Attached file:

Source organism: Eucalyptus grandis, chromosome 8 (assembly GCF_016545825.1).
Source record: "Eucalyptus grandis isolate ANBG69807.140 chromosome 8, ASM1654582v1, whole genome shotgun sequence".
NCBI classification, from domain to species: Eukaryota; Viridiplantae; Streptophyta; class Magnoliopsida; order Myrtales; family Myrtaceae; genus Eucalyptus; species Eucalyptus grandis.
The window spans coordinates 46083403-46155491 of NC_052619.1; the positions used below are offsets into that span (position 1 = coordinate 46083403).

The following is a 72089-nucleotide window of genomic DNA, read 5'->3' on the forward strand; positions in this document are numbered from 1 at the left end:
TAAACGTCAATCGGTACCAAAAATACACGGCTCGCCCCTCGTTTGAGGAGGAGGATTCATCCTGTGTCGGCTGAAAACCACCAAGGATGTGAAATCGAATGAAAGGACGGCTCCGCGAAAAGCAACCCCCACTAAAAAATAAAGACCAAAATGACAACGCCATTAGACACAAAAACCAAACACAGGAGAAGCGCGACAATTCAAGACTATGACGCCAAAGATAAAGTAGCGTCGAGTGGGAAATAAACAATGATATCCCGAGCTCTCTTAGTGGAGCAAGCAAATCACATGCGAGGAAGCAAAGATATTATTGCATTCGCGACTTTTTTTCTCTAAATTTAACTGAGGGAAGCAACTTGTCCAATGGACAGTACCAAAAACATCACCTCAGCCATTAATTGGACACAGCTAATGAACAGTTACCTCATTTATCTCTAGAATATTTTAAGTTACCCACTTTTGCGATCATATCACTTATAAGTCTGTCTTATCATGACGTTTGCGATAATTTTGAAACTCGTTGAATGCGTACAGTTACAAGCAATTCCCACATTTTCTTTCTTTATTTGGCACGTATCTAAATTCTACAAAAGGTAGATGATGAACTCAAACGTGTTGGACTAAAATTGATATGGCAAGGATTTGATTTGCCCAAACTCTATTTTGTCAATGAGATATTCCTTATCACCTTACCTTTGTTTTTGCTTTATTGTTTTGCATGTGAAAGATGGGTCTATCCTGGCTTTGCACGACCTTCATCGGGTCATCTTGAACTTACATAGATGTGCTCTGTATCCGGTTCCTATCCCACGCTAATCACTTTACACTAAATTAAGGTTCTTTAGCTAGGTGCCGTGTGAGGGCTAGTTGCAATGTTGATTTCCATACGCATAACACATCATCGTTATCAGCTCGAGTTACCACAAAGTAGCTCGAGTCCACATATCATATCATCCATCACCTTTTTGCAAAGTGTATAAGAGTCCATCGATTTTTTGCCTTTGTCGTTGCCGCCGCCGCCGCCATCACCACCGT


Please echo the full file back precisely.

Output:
Source organism: Eucalyptus grandis, chromosome 8 (assembly GCF_016545825.1).
Source record: "Eucalyptus grandis isolate ANBG69807.140 chromosome 8, ASM1654582v1, whole genome shotgun sequence".
NCBI classification, from domain to species: Eukaryota; Viridiplantae; Streptophyta; class Magnoliopsida; order Myrtales; family Myrtaceae; genus Eucalyptus; species Eucalyptus grandis.
The window spans coordinates 46083403-46155491 of NC_052619.1; the positions used below are offsets into that span (position 1 = coordinate 46083403).

The following is a 72089-nucleotide window of genomic DNA, read 5'->3' on the forward strand; positions in this document are numbered from 1 at the left end:
TAAACGTCAATCGGTACCAAAAATACACGGCTCGCCCCTCGTTTGAGGAGGAGGATTCATCCTGTGTCGGCTGAAAACCACCAAGGATGTGAAATCGAATGAAAGGACGGCTCCGCGAAAAGCAACCCCCACTAAAAAATAAAGACCAAAATGACAACGCCATTAGACACAAAAACCAAACACAGGAGAAGCGCGACAATTCAAGACTATGACGCCAAAGATAAAGTAGCGTCGAGTGGGAAATAAACAATGATATCCCGAGCTCTCTTAGTGGAGCAAGCAAATCACATGCGAGGAAGCAAAGATATTATTGCATTCGCGACTTTTTTTCTCTAAATTTAACTGAGGGAAGCAACTTGTCCAATGGACAGTACCAAAAACATCACCTCAGCCATTAATTGGACACAGCTAATGAACAGTTACCTCATTTATCTCTAGAATATTTTAAGTTACCCACTTTTGCGATCATATCACTTATAAGTCTGTCTTATCATGACGTTTGCGATAATTTTGAAACTCGTTGAATGCGTACAGTTACAAGCAATTCCCACATTTTCTTTCTTTATTTGGCACGTATCTAAATTCTACAAAAGGTAGATGATGAACTCAAACGTGTTGGACTAAAATTGATATGGCAAGGATTTGATTTGCCCAAACTCTATTTTGTCAATGAGATATTCCTTATCACCTTACCTTTGTTTTTGCTTTATTGTTTTGCATGTGAAAGATGGGTCTATCCTGGCTTTGCACGACCTTCATCGGGTCATCTTGAACTTACATAGATGTGCTCTGTATCCGGTTCCTATCCCACGCTAATCACTTTACACTAAATTAAGGTTCTTTAGCTAGGTGCCGTGTGAGGGCTAGTTGCAATGTTGATTTCCATACGCATAACACATCATCGTTATCAGCTCGAGTTACCACAAAGTAGCTCGAGTCCACATATCATATCATCCATCACCTTTTTGCAAAGTGTATAAGAGTCCATCGATTTTTTGCCTTTGTCGTTGCCGCCGCCGCCGCCATCACCACCGT